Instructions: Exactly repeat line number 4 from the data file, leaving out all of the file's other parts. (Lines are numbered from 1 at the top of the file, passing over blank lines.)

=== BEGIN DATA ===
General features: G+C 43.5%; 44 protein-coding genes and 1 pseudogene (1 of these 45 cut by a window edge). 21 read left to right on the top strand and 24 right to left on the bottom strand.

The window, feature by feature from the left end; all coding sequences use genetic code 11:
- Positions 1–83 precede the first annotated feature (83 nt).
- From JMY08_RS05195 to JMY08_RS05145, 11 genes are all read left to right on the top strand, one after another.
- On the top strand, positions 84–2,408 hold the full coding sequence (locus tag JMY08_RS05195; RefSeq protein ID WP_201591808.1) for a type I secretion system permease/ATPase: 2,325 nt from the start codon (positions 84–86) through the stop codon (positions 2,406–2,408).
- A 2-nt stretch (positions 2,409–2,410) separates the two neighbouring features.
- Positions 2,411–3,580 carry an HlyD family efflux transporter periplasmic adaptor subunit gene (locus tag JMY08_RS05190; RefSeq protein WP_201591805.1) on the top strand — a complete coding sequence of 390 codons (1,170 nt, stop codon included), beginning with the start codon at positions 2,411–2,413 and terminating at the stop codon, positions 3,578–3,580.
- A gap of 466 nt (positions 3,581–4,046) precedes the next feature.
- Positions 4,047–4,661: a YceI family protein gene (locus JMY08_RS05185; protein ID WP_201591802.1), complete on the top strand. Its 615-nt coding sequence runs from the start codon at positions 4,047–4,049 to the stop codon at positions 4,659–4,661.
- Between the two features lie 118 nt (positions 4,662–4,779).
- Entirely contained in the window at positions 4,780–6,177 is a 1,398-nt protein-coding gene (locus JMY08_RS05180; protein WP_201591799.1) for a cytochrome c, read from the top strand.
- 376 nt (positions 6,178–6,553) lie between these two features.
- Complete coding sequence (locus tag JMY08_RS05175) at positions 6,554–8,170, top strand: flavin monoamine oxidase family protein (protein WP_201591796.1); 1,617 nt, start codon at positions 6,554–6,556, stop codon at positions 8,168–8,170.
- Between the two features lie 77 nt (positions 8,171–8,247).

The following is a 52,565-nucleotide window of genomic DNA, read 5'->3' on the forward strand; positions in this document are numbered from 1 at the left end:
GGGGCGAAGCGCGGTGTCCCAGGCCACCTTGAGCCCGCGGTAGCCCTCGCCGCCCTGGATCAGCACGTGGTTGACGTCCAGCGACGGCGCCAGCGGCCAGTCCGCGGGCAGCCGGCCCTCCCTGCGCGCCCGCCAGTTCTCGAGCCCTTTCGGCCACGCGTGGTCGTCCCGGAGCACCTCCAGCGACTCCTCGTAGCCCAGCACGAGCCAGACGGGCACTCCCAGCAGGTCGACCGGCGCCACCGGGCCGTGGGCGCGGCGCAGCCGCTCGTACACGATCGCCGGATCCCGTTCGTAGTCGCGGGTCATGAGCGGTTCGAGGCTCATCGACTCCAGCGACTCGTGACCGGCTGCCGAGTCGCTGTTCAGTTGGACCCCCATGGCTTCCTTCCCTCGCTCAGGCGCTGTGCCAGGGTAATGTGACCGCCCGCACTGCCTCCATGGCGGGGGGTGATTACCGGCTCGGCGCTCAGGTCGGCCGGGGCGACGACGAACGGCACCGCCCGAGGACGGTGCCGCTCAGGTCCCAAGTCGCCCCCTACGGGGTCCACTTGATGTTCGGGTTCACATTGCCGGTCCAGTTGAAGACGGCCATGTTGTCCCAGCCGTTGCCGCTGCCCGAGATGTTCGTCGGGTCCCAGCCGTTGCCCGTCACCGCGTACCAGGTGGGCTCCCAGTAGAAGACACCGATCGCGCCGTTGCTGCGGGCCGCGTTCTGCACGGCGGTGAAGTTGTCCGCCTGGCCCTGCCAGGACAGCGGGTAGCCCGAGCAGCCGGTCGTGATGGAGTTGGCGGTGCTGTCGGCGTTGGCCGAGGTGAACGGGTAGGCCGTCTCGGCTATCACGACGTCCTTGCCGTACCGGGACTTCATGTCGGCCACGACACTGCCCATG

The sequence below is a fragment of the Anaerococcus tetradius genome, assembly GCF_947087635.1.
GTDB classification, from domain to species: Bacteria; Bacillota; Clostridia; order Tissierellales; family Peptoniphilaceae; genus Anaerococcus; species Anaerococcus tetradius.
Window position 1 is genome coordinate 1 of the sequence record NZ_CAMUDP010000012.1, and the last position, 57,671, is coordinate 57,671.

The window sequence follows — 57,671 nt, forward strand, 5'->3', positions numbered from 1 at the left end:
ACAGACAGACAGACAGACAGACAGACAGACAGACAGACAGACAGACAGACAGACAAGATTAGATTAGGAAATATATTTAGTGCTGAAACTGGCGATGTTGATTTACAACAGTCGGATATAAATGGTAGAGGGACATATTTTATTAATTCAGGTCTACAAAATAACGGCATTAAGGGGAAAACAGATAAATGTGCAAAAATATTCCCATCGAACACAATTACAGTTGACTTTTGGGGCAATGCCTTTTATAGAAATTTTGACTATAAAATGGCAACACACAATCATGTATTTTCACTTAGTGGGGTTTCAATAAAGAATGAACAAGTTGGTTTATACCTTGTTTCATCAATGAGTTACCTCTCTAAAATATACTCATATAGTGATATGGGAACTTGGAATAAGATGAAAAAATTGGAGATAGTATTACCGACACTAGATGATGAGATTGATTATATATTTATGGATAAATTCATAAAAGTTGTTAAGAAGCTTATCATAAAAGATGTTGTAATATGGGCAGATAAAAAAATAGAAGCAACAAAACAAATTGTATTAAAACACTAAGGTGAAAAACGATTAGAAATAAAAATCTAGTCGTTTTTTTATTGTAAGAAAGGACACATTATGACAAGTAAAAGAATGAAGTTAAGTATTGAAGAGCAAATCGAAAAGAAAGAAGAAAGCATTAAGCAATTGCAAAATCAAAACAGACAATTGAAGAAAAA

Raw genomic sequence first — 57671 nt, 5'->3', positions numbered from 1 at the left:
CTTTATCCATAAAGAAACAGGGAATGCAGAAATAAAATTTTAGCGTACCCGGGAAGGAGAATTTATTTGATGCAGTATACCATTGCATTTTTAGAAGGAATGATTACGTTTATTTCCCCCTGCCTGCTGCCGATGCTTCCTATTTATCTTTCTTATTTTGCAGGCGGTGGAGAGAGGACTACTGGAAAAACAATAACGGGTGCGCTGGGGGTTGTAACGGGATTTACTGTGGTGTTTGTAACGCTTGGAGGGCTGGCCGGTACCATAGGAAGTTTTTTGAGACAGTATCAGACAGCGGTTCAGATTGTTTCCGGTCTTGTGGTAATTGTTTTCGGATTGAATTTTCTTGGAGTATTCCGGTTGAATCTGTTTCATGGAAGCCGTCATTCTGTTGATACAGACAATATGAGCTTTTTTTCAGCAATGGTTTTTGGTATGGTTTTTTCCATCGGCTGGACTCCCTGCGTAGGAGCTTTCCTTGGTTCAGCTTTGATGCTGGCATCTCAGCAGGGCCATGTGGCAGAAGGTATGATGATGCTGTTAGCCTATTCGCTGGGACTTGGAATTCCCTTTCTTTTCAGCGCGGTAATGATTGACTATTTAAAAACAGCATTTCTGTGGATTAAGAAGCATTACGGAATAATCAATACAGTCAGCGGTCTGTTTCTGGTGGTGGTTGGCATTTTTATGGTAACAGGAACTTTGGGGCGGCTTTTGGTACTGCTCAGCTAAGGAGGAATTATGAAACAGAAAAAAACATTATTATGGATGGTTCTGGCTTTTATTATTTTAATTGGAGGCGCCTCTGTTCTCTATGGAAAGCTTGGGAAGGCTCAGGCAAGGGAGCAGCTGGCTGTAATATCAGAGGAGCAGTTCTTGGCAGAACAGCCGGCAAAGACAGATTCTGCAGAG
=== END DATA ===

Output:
- From JMY08_RS05195 to JMY08_RS05145, 11 genes are all read left to right on the top strand, one after another.